A goat with Enterotoxemia really needs to be treated like this - C&D Antitoxin (reduces the gut flora that has overgrown), Pepto bismal (to protect the gut), Banamine (calms the gut), baking soda won't hurt and if the goat is really bad, starting them on Penicillin is also good. The goat should be re-treated every 3 hours with the C&D Antitoxin and Pepto until the syptomes subside. I won't give dosages on here, but if you need more help don't hesitate to email me.

What prompted me to write this was last night one of the LaMancha bucklings had that "death cry". He looked uncomfortable and acted like his tummy was hurting. And he was crying a lot. We decided to treat him, gave him C&D Antitoxin, Pepto bismal and Banamine. Within 5 minutes, he had stopped crying and was laying down relaxing. This stuff works fast!
When a kid gets entero, you do not want to give them their milk bottle as usual. Instead, give them a bottle of electrolytes (clear are best in this case), because the gut is not working and will not digest the milk. So, that little Mancha buck drank his electrolyte bottle like normal, and 3 hours after the first treatment we treated him again (not with Banamine though - that can only be given every 12 hours in sever cases, and every 36 hours in normal cases). Today he is acting pretty much normal, just slightly off but MUCH better.

Well, I hope I didn't forget something. There is a great article here about Enterotoxemia written by Sue Reith.

Have a good day!



Candi said...

Thanks, Suriyah, for posting about this. It is something EVERY goat owner should know about. I have been fortunate as I was NEVER made aware of this horrible diagnosis, but have not had to deal with it yet. but now I am ready!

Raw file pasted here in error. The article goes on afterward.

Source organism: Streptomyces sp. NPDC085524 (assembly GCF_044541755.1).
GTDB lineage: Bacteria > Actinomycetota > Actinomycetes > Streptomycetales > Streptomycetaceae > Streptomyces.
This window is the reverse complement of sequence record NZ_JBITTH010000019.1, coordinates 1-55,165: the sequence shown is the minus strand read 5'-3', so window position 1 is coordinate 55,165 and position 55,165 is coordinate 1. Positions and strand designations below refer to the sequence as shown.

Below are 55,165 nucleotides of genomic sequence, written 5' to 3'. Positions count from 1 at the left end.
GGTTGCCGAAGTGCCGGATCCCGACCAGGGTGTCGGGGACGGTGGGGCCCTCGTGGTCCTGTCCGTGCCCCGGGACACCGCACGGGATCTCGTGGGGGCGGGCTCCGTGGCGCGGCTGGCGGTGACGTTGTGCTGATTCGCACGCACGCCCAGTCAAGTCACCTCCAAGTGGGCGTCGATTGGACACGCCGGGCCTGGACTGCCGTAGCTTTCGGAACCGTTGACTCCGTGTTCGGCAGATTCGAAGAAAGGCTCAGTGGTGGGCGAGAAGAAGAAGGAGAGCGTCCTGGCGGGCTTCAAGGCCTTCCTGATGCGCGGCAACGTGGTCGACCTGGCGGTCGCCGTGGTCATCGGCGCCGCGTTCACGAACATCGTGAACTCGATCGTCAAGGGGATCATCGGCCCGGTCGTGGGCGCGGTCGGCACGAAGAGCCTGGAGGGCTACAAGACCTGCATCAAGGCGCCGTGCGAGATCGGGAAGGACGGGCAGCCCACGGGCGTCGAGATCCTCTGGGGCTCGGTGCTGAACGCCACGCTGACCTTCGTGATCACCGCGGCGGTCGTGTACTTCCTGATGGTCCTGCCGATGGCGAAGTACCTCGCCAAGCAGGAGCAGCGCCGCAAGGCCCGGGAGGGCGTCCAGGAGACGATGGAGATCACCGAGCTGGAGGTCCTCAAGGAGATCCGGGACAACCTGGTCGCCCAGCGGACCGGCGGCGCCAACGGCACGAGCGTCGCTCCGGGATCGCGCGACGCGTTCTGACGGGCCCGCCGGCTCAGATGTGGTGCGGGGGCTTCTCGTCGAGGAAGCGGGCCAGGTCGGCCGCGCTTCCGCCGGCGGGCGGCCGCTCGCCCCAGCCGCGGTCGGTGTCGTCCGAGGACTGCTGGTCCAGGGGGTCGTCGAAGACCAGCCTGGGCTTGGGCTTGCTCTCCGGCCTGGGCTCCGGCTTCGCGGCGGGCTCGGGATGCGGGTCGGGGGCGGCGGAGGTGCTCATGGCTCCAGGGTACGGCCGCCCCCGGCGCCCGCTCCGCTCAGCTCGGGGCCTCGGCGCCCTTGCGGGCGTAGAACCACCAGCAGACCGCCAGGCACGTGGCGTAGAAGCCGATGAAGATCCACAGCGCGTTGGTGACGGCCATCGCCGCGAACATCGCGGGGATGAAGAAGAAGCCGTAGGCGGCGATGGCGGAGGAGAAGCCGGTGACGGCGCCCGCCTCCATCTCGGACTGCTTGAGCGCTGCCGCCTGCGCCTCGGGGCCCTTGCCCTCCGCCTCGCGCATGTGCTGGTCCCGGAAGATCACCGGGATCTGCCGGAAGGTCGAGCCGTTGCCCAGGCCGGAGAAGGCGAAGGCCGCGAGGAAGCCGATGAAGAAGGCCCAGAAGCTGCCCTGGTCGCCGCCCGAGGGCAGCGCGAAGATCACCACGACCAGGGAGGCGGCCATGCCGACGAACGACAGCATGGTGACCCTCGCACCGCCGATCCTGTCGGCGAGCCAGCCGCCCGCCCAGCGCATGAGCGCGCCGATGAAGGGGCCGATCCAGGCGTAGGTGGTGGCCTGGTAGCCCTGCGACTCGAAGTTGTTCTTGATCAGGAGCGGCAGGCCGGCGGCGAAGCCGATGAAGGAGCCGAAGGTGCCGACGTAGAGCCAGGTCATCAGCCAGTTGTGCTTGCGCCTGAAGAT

We also don't vaccinate, so the antitoxin will only save lives here :)

Brenda said...

Excellent post! Very good information.

Cheri said...

I lost a goat today from this. I had never heard of it before. I thought she had bloat, that's how it started. I'm really devastated by this. Can you tell me where you get the anti toxin? and what type. I don't want to be without it now. She was a sweet and healthy goat. It happened so fast.

Good Goats said...

Cheri, I am so sorry to hear that! We've bought it from Tractor Supply and if they don't carry it, we get it either from Jeffers Livestock or PBS Livestock.

Aidan said...

Thank you for your fantastic article about this horrifying disease. Our last baby died a few months ago from what we thought was bloat but we now suspect was enterotoxemia. She was bloating, grinded her teeth, foamed at mouth. It was so sad. The screaming was terrifying. We have a new goat (about 3 months old) and she is completely weened off and eating grass like our other lawn mower goat. But enterotoxemia still concerns me. What's the best way to protect her from the disease? We dont vaccinate...

Good Goats said...

Aiden, thank you for the comment. I am sorry to hear that you lost your kid. Sometimes learning comes the hard way.

We do not vaccinate either. The best "preventative" that we have found for this is to keep the goat's diet the same, not changing it at all unless you do it gradually. And keeping a good eye on your goats, because then you can hopefully catch it early enough to successfully treat.


Anonymous said...

Help, first time goat owners and our kids are bloated. We gave mineral oil and baking soda. Don't know what else to do